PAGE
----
How Are Things at Home Base?

Buying & Selling a Home

How Are Things at Home Base?

Fitness pro and personal trainer Christopher Cuevas, 31, is building financial strength -- a key to his overall wellness, he says -- by investing in real estate. He recently converted his former home, a loft at Jack London Square on the Oakland, Cal., waterfront, to a rental. Then he bought a townhouse in nearby Walnut Creek for $525,000, which had been listed for $590,000. The buyers' market in California made it a steal, he says.


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Cuevas will live in the 1,400-square-foot, two-bedroom house, improve it and put it on the market when selling makes sense. He looks forward to the time when his accumulated real estate gains will allow him to do whatever he wants.

Over the past five years, homeowners across the country enjoyed double-digit rates of real estate appreciation that left many feeling as if they were set for life. Creating wealth so effortlessly was like building muscles while relaxing on the couch.

But now housing markets are slowing, with prices falling in many places and annual appreciation expected to come in below 3% nationally in 2006 and 2007. Sellers trying to cash out quickly often have to make serious concessions to hard-nosed buyers like Cuevas. If you've owned your home for some time and don't have to sell, you're probably in fine shape; the market will improve again. If you're buying, you'll find some attractive deals. But don't lock yourself in to an enormous mortgage that forces you to ignore other, more lucrative investments.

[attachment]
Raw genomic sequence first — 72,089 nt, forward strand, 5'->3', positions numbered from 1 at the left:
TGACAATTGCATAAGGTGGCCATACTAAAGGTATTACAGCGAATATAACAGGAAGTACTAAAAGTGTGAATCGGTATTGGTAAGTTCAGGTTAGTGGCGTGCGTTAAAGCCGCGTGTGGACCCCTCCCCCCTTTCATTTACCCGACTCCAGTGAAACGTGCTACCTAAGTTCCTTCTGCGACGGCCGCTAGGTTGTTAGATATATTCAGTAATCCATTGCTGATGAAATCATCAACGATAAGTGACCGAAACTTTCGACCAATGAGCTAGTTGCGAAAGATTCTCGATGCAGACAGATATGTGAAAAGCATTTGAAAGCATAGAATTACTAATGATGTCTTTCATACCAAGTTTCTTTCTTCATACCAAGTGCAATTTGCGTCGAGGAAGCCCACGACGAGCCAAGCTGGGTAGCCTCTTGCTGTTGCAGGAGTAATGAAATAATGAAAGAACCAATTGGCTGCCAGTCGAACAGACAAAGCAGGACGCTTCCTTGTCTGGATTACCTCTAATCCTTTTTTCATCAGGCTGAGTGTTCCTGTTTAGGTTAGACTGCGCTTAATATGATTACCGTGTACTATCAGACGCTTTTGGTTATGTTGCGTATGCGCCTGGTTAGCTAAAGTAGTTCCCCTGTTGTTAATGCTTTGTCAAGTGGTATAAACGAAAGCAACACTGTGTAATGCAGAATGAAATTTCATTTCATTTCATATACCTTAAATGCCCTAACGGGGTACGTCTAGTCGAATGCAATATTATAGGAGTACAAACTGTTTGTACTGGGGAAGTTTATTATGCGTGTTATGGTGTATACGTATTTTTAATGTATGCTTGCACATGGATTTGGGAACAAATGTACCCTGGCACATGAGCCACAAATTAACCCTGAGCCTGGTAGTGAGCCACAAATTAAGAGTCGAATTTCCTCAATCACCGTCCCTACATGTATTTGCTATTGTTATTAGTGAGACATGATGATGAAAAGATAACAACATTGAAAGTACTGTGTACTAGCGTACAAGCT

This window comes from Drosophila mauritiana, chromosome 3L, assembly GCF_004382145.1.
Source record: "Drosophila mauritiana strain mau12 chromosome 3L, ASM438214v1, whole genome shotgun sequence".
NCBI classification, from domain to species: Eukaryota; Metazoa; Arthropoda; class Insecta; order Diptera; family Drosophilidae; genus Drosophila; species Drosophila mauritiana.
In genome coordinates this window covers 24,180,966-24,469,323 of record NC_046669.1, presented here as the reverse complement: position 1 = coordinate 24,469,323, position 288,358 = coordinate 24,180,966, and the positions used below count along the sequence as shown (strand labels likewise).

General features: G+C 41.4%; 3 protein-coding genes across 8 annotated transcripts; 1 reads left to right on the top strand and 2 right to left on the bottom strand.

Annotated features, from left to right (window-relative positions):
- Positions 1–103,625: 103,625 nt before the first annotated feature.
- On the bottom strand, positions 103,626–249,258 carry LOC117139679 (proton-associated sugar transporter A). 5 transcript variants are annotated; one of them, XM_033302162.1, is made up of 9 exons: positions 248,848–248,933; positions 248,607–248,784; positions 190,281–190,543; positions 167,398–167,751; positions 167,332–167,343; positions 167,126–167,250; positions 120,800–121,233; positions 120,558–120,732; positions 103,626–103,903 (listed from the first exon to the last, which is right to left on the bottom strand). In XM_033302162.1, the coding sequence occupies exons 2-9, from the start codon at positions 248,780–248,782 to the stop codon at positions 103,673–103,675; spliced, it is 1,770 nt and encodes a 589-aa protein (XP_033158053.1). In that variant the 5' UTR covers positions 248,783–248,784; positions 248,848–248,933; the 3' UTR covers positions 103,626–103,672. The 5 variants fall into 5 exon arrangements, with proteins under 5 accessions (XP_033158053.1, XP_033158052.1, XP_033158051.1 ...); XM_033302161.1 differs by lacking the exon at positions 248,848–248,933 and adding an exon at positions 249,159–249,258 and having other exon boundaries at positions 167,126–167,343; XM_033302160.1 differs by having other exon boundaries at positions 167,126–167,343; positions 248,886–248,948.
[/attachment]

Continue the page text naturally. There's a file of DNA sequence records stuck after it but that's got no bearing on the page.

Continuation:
Follow these three tips to protect your equity:

  • Save for a down payment. During the real estate boom, lenders relaxed their traditional lending guidelines. But if you have to borrow almost the entire amount, you risk an out-of-pocket loss if you have to sell.

  • Borrow with discretion. There are only three good reasons to borrow against your home's equity, says financial planner Sheryl Garrett of the Garrett Planning Network: to repair or improve your property, to increase your (not your kids') earning power through education, and to handle emergencies.

  • Cash out, move on. If you're tempted to take your profits, preserve your cash by moving a day's drive away from an expensive city or inland from the coast.